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The Romanoffs Review: Matthew Weiner's Anthology Is the Ultimate Vanity Project

Mad Men this isn't

Krutika Mallikarjuna

The very first thing you should know about Amazon's The Romanoffs is that every single episode is loooooooong: 60-90 mins long. The second thing you should know about The Romanoffs is that it basically has nothing to do with the Romanoffs. Matthew Weiner's grand return to television for the first time since his Emmy award-winning Mad Men went off the air in 2015 is unfortunately nowhere near the caliber of that period drama.

Weiner brings quite a few Mad Men stars to his new project -- Christina Hendricks and John Slattery star in their episodes -- but those turns only serve to remind you how great they are on their other projects rather than draw you into the storyline of The Romanoffs. And that's because unlike Mad Men, The Romanoffs is an anthology series -- not about Russia's most famous royal family, but rather about modern era people who claim to be related to the fallen scions. The show falls prey to all of the pitfalls of making an anthology series, particularly one that resets every episode rather than every season like American Horror Story.

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The Romanoffs somehow moves both too quickly and too slowly. Its dramatic punches feel pulled because the audience never gets to connect with characters as they move through their lives. Instead we get brief glimpses, sometimes over days, sometimes over months, of who these people are and why their struggles are worth paying attention to. Except the series never makes an argument for the latter part. In the three episodes made available to critics before the series' Friday debut, each episode features a person who has convinced themselves of the grand delusion that they are truly descended from royalty and that somehow makes them special. The formula seems to be that that person is challenged by those around them to try and investigate why they feel superior. Ideally they would come to the conclusion that they aren't, and treating the people around them like trash based off of some delusion that they are better is a flawed way to view the world. However, only one of the three episodes I saw gets to that conclusion.

The pilot, "The Violet Hour," is the most tolerable of the screened episodes. Featuring Aaron Eckhart as an American nephew taking care of his Parisian aunt (Marthe Keller) in her twilight years, Eckhart's mild-mannered Greg ends up having a surprising connection with his aunt's housekeeper, a French woman of Muslim, South Asian descent (Inés Melab). There's drama between the three, and additional drama when Greg's French girlfriend gets thrown in the mix, but there is a conclusion that at least attempts to cut down the idea that the royal class has a divine right to stand above everyone else.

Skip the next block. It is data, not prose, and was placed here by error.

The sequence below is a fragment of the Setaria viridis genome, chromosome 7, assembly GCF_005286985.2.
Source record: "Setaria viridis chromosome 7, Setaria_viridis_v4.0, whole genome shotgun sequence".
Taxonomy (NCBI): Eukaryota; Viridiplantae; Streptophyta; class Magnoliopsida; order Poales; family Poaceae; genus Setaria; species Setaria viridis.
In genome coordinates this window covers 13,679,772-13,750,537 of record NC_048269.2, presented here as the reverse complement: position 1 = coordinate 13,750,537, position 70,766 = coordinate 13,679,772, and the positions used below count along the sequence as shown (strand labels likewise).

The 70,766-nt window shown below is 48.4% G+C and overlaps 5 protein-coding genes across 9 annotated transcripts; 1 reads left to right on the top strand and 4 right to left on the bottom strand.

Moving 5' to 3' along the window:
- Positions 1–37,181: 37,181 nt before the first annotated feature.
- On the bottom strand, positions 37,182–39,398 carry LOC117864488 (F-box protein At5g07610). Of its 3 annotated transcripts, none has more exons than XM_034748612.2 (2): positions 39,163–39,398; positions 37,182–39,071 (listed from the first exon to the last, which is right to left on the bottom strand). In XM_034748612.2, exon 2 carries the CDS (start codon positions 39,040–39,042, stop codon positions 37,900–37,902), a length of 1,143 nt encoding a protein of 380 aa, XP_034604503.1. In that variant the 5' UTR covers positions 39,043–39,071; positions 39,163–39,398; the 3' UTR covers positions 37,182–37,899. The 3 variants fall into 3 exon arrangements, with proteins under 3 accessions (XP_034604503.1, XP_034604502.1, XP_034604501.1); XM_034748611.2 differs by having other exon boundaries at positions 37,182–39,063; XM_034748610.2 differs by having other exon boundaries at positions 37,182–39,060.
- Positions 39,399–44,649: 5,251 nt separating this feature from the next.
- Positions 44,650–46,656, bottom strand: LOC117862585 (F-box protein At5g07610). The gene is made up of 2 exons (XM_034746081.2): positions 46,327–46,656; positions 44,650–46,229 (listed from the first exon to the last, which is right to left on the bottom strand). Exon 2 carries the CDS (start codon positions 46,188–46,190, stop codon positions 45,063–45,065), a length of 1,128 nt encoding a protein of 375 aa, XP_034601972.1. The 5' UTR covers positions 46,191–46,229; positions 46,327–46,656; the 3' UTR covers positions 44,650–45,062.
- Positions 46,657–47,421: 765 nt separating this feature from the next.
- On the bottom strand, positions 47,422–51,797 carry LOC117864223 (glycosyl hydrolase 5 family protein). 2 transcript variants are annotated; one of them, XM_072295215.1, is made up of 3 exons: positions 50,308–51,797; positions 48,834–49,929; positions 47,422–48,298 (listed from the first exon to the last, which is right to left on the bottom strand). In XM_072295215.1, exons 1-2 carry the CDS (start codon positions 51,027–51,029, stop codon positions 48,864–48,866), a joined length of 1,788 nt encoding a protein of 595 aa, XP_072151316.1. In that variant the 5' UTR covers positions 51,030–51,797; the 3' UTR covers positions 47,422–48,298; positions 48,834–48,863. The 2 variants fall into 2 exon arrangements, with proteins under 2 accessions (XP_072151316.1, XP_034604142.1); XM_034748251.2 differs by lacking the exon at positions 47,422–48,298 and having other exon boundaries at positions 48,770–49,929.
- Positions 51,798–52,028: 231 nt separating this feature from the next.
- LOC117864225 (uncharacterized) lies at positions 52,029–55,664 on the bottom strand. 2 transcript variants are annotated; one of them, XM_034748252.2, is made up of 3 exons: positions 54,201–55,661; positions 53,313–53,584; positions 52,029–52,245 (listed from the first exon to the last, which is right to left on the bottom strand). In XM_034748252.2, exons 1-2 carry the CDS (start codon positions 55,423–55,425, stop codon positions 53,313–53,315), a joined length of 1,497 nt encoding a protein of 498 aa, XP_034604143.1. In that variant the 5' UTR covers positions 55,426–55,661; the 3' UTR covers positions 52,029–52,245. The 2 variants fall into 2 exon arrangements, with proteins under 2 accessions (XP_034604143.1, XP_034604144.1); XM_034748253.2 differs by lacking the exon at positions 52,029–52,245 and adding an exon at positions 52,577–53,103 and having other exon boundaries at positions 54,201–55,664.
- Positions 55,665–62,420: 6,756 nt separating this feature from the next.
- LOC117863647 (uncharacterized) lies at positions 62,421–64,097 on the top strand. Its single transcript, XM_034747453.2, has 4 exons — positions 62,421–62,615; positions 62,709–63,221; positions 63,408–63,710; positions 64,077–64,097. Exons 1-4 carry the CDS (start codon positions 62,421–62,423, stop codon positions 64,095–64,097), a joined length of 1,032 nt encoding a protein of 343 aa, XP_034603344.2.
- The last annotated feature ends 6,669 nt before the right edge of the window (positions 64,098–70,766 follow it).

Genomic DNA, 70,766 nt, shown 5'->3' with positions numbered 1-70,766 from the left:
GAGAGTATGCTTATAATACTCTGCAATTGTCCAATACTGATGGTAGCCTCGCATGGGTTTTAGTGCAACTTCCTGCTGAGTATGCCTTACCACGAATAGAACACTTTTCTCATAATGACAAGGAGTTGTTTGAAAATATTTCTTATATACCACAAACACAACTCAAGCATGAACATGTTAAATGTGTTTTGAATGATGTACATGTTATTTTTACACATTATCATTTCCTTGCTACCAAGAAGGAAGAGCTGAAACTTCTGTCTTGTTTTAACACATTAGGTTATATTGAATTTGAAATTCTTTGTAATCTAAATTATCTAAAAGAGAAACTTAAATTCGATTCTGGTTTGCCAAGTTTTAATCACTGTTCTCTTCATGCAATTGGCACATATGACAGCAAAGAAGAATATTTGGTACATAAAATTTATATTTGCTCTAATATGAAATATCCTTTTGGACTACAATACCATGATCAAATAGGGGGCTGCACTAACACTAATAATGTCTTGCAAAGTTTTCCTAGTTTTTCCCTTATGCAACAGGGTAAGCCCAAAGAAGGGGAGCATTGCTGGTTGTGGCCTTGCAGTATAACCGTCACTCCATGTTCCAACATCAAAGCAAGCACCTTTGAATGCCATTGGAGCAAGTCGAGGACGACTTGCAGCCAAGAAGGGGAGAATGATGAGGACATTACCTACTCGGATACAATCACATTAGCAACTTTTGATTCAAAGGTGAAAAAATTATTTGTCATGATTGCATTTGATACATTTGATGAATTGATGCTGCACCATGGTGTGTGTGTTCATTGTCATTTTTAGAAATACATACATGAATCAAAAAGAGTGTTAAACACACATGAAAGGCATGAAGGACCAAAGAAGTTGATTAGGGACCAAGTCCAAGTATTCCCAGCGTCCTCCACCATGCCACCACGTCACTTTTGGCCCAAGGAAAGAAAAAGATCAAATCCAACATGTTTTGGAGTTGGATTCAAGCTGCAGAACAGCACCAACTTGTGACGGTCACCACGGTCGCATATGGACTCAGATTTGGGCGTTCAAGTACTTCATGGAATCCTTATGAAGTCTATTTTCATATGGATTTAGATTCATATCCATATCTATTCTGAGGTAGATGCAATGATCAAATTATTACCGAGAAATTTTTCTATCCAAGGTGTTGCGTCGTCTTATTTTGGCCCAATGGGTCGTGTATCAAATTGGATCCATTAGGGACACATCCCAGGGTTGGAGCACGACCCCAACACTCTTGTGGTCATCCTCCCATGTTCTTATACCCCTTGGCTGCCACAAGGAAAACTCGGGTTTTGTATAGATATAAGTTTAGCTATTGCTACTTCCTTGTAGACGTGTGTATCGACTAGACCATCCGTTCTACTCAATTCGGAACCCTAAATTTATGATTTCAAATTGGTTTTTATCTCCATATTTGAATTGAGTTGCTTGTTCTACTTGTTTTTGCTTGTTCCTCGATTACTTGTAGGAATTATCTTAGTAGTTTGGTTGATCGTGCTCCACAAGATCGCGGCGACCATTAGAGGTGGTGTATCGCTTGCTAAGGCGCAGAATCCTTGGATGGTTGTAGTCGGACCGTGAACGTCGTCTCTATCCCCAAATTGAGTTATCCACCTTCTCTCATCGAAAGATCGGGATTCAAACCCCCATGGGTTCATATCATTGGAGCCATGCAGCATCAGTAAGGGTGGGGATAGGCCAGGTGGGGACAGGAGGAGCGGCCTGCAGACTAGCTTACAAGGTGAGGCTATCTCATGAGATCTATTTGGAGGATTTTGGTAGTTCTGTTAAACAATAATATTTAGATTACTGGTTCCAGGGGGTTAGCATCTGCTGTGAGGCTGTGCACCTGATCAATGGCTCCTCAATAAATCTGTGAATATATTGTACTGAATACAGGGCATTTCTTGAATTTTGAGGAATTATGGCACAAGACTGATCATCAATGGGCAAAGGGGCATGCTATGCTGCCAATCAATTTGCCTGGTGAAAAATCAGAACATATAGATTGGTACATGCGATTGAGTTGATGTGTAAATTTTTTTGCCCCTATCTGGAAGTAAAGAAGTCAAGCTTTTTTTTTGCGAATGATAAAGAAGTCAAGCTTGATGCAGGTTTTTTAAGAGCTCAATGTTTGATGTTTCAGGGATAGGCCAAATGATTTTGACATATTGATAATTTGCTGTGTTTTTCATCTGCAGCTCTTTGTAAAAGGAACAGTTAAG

Aaron Eckhart, Marthe Keller; The Romanoffs

Aaron Eckhart, Marthe Keller; The Romanoffs

Christopher Raphael

But to get there, audiences have to sit through an hour and a half of racist barbs thrown by an ignorant French aunt who believes she has the right to do so, because again, she's descended from a throne. While many viewers might find the conclusion of the episode sweet or even strong because it's the only one of the screened episodes that showcases real growth and change, it's the kind of viewing that uses marginalized people as plot devices. That's not to say Melab doesn't do phenomenal work in the episode. The strength and resilience with which she plays Hajar will be the only thing keeping viewers of color from immediately turning the show off. But that doesn't detract from the fact that, so far, this entire series is created from the viewpoint of the haves rather than the have-nots.

The second episode, "The Royal We," stars Kerry Bishe and Corey Stoll as a married couple who aren't quite the right fit and are both tempted to cheat. Unsurprisingly, the one with the Romanoff connection -- which to be fair, is shrugged off by the character and glorified by their partner -- is the one who actually goes through with ruining their relationship. The resentment underneath a happy facade is what ties them to this lionized history, and only pushes the audience to give less of a sh-- about that character's cosmic destiny and more about their partner, who truly doesn't deserve this betrayal.

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And so here we are, at the end of this review, which was written in about half the time it would take to watch one episode of the series. The Romanoffs is both a completely bizarre and totally unsurprising follow up to Mad Men for Matthew Weiner. It's bizarre in the sense that the characteristics that drew you to Weiner's writing in the first place -- the character-driven melodrama, the slow build and realization of the ambitions of those characters, and the deep connection you formed after watching them advance over seven years -- are non-existent because of the format of The Romanoffs. What the audience is left with is the worst of Weiner's artistic tendencies. Racism (but to Prove! A! Point! about racism), sexism (but to Prove! A! Point! about sexism), classism (you know the drill by now) and a cast of characters that never move beyond the worst of their instincts because we're only with them for 90 minutes total. And yet somehow, making it through those 90 minutes is significantly more difficult than binging a season of Mad Men.

"The Violet Hour" and "The Royal We" will be available to stream back to back on Amazon Prime on Friday, Oct. 12. The third episode, "House of Special Purpose," stars Christina Hendricks and will begin The Romanoffs weekly drop schedule on Friday, Oct. 19.